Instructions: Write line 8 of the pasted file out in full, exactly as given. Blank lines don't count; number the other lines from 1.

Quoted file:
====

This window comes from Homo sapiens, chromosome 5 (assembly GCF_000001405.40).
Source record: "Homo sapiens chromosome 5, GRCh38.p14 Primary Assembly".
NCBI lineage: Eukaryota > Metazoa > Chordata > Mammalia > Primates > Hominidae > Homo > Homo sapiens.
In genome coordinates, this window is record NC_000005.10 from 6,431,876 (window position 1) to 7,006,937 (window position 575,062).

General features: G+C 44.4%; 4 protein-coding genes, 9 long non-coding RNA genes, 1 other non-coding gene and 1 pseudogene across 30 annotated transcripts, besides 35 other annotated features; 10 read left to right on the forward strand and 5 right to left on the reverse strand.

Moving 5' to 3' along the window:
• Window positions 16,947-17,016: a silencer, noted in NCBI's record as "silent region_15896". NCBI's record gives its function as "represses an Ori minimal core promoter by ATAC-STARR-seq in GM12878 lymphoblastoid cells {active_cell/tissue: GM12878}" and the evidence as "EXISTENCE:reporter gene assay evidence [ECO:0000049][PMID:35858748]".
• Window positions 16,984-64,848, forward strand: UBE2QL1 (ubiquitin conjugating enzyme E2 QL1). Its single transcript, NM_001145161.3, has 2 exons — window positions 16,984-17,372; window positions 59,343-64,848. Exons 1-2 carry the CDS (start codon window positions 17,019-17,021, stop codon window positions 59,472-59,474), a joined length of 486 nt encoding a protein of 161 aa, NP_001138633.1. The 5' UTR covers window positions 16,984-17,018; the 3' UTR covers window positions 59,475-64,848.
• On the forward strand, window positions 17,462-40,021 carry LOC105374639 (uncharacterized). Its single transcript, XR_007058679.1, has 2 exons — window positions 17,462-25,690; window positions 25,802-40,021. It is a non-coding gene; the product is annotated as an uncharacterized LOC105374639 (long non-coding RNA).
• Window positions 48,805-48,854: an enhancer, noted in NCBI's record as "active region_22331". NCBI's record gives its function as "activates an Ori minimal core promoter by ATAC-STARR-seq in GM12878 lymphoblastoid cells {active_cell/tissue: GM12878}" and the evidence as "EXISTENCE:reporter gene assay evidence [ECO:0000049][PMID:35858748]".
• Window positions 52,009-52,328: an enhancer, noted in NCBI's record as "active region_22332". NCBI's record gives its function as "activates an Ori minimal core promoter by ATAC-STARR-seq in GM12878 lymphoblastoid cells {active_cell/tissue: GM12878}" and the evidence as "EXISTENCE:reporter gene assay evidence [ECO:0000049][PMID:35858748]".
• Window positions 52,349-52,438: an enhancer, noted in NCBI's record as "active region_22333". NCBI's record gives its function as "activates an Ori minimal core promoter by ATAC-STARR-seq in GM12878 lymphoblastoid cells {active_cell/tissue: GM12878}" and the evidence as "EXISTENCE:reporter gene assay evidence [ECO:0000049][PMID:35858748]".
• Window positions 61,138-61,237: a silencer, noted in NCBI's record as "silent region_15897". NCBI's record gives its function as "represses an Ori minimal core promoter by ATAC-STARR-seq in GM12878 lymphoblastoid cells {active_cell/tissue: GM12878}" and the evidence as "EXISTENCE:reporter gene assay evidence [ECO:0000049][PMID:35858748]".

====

• Window positions 16,984-64,848, forward strand: UBE2QL1 (ubiquitin conjugating enzyme E2 QL1). Its single transcript, NM_001145161.3, has 2 exons — window positions 16,984-17,372; window positions 59,343-64,848. Exons 1-2 carry the CDS (start codon window positions 17,019-17,021, stop codon window positions 59,472-59,474), a joined length of 486 nt encoding a protein of 161 aa, NP_001138633.1. The 5' UTR covers window positions 16,984-17,018; the 3' UTR covers window positions 59,475-64,848.